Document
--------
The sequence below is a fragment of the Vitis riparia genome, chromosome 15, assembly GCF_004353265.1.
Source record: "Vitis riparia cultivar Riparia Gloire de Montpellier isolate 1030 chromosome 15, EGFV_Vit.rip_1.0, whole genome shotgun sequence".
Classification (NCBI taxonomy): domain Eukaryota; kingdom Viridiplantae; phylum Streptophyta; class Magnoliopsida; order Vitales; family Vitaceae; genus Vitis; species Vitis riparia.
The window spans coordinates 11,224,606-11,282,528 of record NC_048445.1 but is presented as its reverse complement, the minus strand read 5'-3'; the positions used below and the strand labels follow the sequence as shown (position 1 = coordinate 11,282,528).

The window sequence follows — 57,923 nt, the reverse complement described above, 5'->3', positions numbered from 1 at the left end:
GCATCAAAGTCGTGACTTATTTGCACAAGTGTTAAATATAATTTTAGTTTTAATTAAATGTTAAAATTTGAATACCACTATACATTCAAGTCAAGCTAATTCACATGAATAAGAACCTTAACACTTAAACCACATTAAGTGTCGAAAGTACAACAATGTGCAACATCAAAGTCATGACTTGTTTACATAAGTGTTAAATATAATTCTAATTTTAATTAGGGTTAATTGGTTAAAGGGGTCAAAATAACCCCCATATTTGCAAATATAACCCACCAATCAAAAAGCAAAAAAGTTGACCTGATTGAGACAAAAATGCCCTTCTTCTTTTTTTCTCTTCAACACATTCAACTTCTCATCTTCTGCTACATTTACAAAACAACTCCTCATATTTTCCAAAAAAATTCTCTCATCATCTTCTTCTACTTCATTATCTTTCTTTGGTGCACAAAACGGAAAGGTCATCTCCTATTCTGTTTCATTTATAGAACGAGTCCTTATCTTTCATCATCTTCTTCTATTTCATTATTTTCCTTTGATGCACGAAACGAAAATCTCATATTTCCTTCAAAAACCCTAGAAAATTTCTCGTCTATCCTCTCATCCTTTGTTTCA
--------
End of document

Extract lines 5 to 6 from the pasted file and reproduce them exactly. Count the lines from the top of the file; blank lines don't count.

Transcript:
The window sequence follows — 57,923 nt, the reverse complement described above, 5'->3', positions numbered from 1 at the left end:
GCATCAAAGTCGTGACTTATTTGCACAAGTGTTAAATATAATTTTAGTTTTAATTAAATGTTAAAATTTGAATACCACTATACATTCAAGTCAAGCTAATTCACATGAATAAGAACCTTAACACTTAAACCACATTAAGTGTCGAAAGTACAACAATGTGCAACATCAAAGTCATGACTTGTTTACATAAGTGTTAAATATAATTCTAATTTTAATTAGGGTTAATTGGTTAAAGGGGTCAAAATAACCCCCATATTTGCAAATATAACCCACCAATCAAAAAGCAAAAAAGTTGACCTGATTGAGACAAAAATGCCCTTCTTCTTTTTTTCTCTTCAACACATTCAACTTCTCATCTTCTGCTACATTTACAAAACAACTCCTCATATTTTCCAAAAAAATTCTCTCATCATCTTCTTCTACTTCATTATCTTTCTTTGGTGCACAAAACGGAAAGGTCATCTCCTATTCTGTTTCATTTATAGAACGAGTCCTTATCTTTCATCATCTTCTTCTATTTCATTATTTTCCTTTGATGCACGAAACGAAAATCTCATATTTCCTTCAAAAACCCTAGAAAATTTCTCGTCTATCCTCTCATCCTTTGTTTCA